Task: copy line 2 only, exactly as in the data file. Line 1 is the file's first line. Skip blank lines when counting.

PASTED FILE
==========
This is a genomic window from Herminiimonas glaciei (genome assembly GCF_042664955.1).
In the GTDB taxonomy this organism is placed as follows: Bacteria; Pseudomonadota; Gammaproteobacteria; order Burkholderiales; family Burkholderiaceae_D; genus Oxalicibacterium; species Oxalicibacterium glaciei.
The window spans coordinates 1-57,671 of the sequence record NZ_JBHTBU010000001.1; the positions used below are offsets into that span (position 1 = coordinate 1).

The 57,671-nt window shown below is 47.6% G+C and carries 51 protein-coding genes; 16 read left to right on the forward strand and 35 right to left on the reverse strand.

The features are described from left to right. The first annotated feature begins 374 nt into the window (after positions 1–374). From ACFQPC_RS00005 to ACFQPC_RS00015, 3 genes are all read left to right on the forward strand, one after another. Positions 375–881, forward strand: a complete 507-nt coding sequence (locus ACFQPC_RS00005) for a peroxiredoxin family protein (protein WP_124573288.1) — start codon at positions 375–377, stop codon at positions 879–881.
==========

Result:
In the GTDB taxonomy this organism is placed as follows: Bacteria; Pseudomonadota; Gammaproteobacteria; order Burkholderiales; family Burkholderiaceae_D; genus Oxalicibacterium; species Oxalicibacterium glaciei.